Luciano believes that today, the law profession has lost its value. “It is saddening to see what it has been reduced to, that is corruption, conspiracy and crime. More and more barristers at law are turning themselves into the sidekicks of pseudo Pablo Escobars, behaving in a way not always compliant with their principles and ethics, dishonouring their oaths, if not even violating laws. Many are not fighting for the truth; they are rather trying to create an illusory truth often believed by the common people, unfortunately! I'm not saying that all lawyers are criminals. There still exist noble ones who fight for truth, preferring equality and justice to materialism and popularity. I want to show that some people have got the necessary mental strength to say no to corruption and other related crimes.”
I became conscious that I had to do what I love and not just follow what others are doing. This is what I’ve learned during my experience in the US.”
If he was to become Prime Minister
Luciano does not hide that he also contemplates the possibility of becoming Prime Minister of Mauritius one day. What attracts him in this leadership role? “I want to become the PM because I can't adhere to the archaic political system that we have in Mauritius. I believe that many things should change, starting with the current education system. As the American Poet Prince Ea rightly said, we can't tolerate such an education system. We cannot put all students in the same classroom and assume they have the same abilities, the same dreams, the same vision....this is aberrant! We can't expect that an adolescent would enjoy sitting in a classroom for hours without proper sports facilities...we need to diversify the education system and make each and every student feel comfortable.”
He reveals that his other priorities would be the health and standard of living of the Mauritian population. “I would give people access to quality health services. I would give the vulnerable people additional allowance, lower the utility bills, offer free cooking gas. I would also offer greater support to labourers, laymen and farmers because they help sustain the economic pillars of the country. I would also make sure that all institutions are working appropriately and are dispensing quality services. Most importantly, I would put a stop to unnecessary state expenses,” he utters.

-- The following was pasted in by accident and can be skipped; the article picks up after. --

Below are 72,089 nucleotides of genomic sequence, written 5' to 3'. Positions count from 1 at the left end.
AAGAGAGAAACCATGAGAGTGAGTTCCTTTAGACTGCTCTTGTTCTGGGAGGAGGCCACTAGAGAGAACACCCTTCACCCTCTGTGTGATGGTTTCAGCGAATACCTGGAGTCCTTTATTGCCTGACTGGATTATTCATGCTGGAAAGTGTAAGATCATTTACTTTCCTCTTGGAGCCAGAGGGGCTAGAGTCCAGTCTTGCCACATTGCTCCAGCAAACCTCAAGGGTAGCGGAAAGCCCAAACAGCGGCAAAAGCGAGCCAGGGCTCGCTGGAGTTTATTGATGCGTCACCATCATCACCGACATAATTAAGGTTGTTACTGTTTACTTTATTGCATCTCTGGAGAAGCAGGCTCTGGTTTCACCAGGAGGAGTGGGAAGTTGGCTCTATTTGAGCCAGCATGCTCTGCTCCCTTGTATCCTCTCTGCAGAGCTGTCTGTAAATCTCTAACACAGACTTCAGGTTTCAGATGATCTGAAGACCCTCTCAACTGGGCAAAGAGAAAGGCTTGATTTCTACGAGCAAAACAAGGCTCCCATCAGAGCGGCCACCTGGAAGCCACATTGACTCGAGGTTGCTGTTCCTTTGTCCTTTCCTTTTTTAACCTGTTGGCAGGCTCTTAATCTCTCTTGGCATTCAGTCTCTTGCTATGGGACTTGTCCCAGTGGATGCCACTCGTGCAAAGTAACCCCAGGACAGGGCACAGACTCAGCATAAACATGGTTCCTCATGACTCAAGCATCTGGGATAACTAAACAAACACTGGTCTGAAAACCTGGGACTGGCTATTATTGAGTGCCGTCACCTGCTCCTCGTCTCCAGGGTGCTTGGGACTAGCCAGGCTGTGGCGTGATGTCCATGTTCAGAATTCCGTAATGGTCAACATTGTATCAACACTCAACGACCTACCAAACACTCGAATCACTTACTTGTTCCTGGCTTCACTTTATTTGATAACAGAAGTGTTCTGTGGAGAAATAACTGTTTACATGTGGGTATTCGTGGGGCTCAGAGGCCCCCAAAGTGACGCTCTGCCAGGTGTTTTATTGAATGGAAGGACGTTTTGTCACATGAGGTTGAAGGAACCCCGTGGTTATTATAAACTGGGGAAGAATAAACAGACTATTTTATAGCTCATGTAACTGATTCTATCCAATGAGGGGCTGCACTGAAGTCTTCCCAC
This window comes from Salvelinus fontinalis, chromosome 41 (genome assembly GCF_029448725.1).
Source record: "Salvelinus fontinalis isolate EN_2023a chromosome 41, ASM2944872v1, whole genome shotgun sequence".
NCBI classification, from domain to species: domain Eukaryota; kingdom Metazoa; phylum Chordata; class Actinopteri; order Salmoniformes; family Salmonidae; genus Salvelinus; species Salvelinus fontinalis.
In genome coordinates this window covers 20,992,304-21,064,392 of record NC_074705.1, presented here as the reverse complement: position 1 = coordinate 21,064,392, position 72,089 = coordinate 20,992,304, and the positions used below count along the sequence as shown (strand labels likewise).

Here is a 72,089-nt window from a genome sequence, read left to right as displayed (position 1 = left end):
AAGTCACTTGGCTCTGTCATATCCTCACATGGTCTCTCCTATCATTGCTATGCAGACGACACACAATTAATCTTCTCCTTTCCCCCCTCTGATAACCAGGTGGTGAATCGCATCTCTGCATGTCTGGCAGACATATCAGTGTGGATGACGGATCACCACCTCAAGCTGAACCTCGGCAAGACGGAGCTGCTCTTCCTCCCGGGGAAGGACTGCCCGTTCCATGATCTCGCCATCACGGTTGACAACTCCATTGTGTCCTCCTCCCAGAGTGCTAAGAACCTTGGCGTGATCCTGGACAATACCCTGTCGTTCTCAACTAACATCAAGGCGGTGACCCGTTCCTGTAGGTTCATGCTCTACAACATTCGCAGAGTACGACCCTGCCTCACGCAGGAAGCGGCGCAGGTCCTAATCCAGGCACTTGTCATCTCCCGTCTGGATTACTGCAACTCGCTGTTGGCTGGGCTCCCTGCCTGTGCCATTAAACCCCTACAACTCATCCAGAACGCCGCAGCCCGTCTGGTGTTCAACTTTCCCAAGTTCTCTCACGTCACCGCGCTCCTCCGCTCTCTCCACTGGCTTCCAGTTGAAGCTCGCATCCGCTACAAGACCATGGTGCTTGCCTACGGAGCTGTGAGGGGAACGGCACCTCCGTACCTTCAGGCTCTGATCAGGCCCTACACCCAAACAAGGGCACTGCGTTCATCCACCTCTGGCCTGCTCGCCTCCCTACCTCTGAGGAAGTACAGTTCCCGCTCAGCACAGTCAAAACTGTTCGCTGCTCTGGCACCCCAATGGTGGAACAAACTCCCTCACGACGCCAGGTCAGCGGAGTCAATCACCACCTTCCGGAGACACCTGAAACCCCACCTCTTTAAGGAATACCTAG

Advice to the youth
Luciano encourages the Mauritian youngsters to believe in themselves and be themselves. “They should never ever let anybody tell them they are good for nothing. They’ve got unique abilities and hidden talents. They only need to discover them, use them for their own benefits and put them at the service of others. I truly believe that everybody is born for a purpose. They should become who they are meant to be. They should give whatever it takes to get things done and make their dreams come true, irrespective of our background, ethnicity, gender, family income, the ranking of the school at national level. If a youngster has the impression that success is not coming to him on its own, he just needs to dare and go out to look for it!”
He plans to come back to his motherland following his studies abroad. “There's hot debates about brain-drain in Mauritius as to whether the brilliant Mauritian minds should return to their home country after their studies to contribute to the socioeconomic development of their country or stay in the host country and obtain PR. Personally, I definitely need to come back because I want to be a politician but after moving to the UK upon completion of my two years of studies in Malaysia. I’d be glad to stay there to acquire all the expertise and be better equipped before coming back.”